A sketch of the general shape of the crystal morphology is shown on the (Figure 3). The measurement of interest is the ratio of the length of the horizontal axis/dotted line (defined as ‘c’) to the length of the vertical axis/dotted line (defined as ‘a’). The change in this axial ratio was observed for the crystals obtained by the APA template in comparison with the crystals grown by classical hanging drop vapor diffusion method. In case of classical crystals this ratio is 1.58, while in case of the crystals grown by APA nanotemplate, is 5.84. The same phenomenon was observed in the case of the sandwich drop method, where the crystal were grown in between of two APA templates (see Figure 1c): considering all the crystallization trials we performed, the axial ratio shows a definite increasing trend in the presence of APA nanotemplate, while the number of crystals in the drops was decreased (Figure 4).

This result appears to be interesting, since all other parameters (pH, temperature, supersaturation) were the same for both classical and APA template-based crystallization process. Moreover, the crystal size (defined as the distance between parallel {110} faces) remains the same for both classical and APA template-grown crystals. Thereby, the APA template reproducibly influences the HEWL crystal morphology, causing decreasing of a/c ratio, which was confirmed by performing over 100 crystals optical measurements.

It is well known that the foreign surfaces can enhance the formation of nuclei, e.g. in the same supersaturation conditions the nucleation occur preferably on the solid surface rather than in the homogeneous phase. This phenomena has the thermodynamic nature and related with adhesion. In general, the immersed solid material surface decreases the activation energy for nucleation through the reduced interfacial free energy between the nucleus and the wet solid surface. Thus, it should be possible to influence the nucleation by selectively varying the nature of the liquid-solid interface. In this case, APA surface appear to influence the protein nucleation and growth as it is clear from crystal morphology. Since that APA surface is negatively charged, it could attract the lysozyme molecules, which have the mostly positive charges on its surface (Figure 2b). Generally, adsorption of charged proteins onto an oppositely charged surface, in particular lysozyme on mica is well known and studied [36, 37]. Thus, highly ordered pattern of APA can produce the same highly ordered lysozyme pattern which can favor the nucleation and crystallization in the specific way (Figure 2c). Next, being porous material, APA can trig the nucleation inside the pores. In this case, the space restriction factor cam take place, causing the elongation of the c-axis of the crystal.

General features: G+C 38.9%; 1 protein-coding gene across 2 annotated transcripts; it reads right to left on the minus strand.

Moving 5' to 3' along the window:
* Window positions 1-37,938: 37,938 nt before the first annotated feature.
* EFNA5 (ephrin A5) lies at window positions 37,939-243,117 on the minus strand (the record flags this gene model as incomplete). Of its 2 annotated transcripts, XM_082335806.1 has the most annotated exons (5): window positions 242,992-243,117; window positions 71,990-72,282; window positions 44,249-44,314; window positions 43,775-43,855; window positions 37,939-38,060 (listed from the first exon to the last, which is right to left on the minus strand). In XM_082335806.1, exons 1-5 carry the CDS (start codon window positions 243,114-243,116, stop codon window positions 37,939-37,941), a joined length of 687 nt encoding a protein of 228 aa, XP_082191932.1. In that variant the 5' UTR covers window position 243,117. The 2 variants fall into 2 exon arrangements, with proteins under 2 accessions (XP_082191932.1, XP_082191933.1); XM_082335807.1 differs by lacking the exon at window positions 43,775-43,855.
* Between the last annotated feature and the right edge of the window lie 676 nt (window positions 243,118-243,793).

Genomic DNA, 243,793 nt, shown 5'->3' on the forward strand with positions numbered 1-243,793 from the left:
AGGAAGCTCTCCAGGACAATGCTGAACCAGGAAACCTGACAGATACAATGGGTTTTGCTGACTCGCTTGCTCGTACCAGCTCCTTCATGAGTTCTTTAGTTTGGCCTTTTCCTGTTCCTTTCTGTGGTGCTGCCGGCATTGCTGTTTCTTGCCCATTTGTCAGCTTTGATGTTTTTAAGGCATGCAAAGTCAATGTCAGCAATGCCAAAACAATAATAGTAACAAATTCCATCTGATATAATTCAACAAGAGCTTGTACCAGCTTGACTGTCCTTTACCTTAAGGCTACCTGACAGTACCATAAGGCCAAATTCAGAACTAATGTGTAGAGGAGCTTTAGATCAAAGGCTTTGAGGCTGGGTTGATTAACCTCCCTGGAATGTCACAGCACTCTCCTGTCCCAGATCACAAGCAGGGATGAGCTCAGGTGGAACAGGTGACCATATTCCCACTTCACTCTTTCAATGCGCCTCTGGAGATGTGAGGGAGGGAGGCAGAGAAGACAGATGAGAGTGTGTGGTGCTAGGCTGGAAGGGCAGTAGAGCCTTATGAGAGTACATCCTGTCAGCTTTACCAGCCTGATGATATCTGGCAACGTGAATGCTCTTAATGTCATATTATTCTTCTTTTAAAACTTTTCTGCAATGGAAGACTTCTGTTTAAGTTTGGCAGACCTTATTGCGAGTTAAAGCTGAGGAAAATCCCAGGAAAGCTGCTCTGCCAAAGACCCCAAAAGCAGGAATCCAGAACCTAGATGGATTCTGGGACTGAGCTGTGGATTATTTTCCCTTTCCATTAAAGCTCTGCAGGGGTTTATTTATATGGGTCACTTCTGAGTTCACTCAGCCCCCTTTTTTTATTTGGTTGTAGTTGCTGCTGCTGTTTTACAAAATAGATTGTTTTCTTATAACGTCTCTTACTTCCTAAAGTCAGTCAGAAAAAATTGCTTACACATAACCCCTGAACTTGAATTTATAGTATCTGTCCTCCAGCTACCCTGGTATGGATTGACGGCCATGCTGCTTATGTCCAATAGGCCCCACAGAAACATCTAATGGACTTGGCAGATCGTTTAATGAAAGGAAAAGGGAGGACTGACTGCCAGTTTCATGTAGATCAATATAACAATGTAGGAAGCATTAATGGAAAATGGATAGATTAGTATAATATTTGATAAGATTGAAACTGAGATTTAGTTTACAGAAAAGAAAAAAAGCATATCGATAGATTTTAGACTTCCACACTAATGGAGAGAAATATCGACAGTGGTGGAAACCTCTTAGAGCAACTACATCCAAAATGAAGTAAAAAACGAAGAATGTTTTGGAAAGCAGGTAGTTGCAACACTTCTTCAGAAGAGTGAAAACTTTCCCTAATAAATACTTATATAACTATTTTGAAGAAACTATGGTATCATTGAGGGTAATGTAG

From the diffraction data analysis, the structure of the crystal grown with APA template seems to be similar to classical lysozyme structure, and have the same space-group symmetry. Some slight differences, however, can be observed. For example, from a structural point of view, if studying the secondary structure, we can notice some differences in terms of helix content, which appears to be increased in the case of APA crystals (Figure 5). However, this reflects the range of variability of the studied structures included in our bioinformatics study (Table 2) and confirms our previous articles and the hypothesis that nanobiotechnology-based protein crystals have only minor or not significant structural changes in comparison with the classical crystals [24, 25].

The unit cell parameters are also slightly changed in the case of APA in comparison to the classical crystal, namely the cell volume is slightly increased (Table 1).

Moreover, the quality of crystals appears to be higher in the case of APA, than those grown by classical hanging drop. Indeed, the crystal grown in the presence of APA surface has the higher diffraction quality (see Table 1) and diffracts to the maximum resolution of 1.6 Å while classical crystal diffracts to 1.7 Å, with the intensity of diffraction of the APA-based crystal being higher in comparison with the classical one, even though the mean isotropic B-factor of 3IJU is higher than the value of 3IJV (see Table 1). The other crystallographical parameters are comparable (see Table 1). However, this is in accord with the previous research on LB nanotemplate crystallization method, which seems to produce higher quality, radiation stable lysozyme crystals [38].